Pro
It would have been absolutely impossible for Hitler to portray himself as a hero if he didn't have an intended target group and/or individual to paint as the villain.

The reverse is entirely untrue and this is not a debate about which it is better to appear as, it's a debate about which is more important to a storyline of the majority of fictoinal tales.

I am extremely confused what Con is trying to achieve here and want to here and now reiterate that I don't believe there are stories that lack villains which are lighthearted or remotely fun to read, I am encouraging Con to bring up a single one.
Round 4
Con
I’m running out of time, so. Conclusions: Good stories without villain: Totoro, Forrest Gump. Good villains are heroes in their own way. Even though good complex heroes have villainous traits, their stand and victories (as most times protagonist wins) allows our sympathy and understanding of them. Without Hitler the “hero”, his movement would still be impossible. At best villains are equally important as heroes.
Pro
This debate has taken many twists and turns pretty much entirely down to Con trying to move the goalposts repeatedly.

This is a debate about whether in the majority of stories (context implies we are discussing fictional works), villains or heroes have more sway and are more essential to pull it off.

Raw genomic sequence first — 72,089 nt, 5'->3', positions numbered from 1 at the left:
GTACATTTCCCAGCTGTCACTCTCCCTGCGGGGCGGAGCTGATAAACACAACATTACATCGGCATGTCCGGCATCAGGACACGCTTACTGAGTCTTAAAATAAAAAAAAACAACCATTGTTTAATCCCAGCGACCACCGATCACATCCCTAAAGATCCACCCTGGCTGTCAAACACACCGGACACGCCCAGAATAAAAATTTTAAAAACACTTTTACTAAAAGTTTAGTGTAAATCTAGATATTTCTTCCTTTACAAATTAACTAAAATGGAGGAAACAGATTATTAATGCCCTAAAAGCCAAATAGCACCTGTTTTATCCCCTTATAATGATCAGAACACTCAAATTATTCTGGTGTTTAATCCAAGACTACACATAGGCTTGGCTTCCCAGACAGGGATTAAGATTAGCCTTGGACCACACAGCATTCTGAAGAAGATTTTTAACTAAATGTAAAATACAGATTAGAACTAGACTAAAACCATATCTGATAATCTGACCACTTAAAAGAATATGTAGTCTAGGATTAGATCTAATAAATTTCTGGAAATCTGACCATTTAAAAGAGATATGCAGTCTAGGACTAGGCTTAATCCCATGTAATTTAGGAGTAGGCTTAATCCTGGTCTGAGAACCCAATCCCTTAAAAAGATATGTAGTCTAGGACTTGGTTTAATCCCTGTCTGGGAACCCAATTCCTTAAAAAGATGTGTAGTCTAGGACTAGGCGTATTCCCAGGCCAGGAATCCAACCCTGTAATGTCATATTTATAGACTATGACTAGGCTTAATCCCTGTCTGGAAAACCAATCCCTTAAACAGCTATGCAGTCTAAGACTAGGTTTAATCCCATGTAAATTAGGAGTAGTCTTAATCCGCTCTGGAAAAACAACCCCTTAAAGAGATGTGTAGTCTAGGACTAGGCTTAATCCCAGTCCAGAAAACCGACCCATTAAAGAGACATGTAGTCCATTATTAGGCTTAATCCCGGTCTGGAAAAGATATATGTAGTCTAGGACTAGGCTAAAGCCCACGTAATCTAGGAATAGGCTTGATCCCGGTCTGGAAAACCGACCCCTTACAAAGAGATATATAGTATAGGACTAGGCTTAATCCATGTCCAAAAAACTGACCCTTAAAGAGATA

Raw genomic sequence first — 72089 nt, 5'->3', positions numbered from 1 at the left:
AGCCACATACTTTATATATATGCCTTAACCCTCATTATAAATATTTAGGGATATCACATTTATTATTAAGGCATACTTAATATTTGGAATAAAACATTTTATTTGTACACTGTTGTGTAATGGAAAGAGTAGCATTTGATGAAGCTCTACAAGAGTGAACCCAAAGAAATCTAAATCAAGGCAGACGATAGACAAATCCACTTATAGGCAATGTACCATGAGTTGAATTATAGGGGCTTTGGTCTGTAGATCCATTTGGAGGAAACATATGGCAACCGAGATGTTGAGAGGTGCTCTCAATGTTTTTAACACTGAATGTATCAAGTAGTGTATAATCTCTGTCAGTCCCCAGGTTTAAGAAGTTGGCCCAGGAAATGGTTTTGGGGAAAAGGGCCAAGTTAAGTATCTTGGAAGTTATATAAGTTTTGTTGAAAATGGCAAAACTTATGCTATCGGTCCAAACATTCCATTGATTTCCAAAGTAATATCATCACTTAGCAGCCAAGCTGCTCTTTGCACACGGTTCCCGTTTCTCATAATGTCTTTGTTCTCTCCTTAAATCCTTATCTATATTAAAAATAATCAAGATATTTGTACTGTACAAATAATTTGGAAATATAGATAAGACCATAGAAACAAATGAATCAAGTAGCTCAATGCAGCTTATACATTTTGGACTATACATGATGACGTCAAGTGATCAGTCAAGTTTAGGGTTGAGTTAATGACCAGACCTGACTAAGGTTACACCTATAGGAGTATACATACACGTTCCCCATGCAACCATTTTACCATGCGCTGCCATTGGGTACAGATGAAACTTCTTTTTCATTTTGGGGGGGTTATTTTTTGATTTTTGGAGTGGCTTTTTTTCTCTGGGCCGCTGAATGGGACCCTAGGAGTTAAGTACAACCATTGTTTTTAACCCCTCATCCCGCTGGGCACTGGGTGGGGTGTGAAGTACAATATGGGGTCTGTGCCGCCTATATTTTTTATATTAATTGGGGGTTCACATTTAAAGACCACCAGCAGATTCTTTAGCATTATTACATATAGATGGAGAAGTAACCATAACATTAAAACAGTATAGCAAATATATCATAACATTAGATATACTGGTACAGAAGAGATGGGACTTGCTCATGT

I gave several contentions that went entirely unaddressed, not even slightly hinted at in Con's rebuttals. These are predomninantly found in my first 2 Rounds of debate. Con opts to change the debate throughout, first to whether villains or heroes are better to root for in real life situations and later to which is better to appear as. Then in the final Round, Con moves it to 'they are equally important because while everything Pro says is true, Hitler had to be the hero in the eyes of his supporters to pull what he did off'.

Primarily, this is irrelevant as by fixating on Nazis and the rise of Hitler, Con has completely failed to prove that the majority of stories need a villain more, since Hitler's rise could be in the minority as an extreme outlier. Secondarily, this entire debate has had its scope and goalposts of each contention been pulled left and right by Con to avoid admitting how much I am correct on. 

In Round 1, I explain how naturally villains and evil are the default active agents in any storyline and that heroes are the characters designed to respond to them and of course to typically stop them, though in thrillers and horror stories the heroes can often fail. This goes entirely unaddressed by Con throughout, instead he tries to change the scope of the debate in the ways aforementioned in this Round by me. I even use reality TV and professional analysis of how villains are necessary even when storylines are applied to less fictional scenarios that mix in reality with them, to which Con tries to change the debate to which is better to appear as and suddenly fixates the entire debate on Nazis and Hitler as some kind of tangent that he intended to successfully win the debate on as a lone contention. 

I address this throughout and don't know what more to say.

Thanks for reading.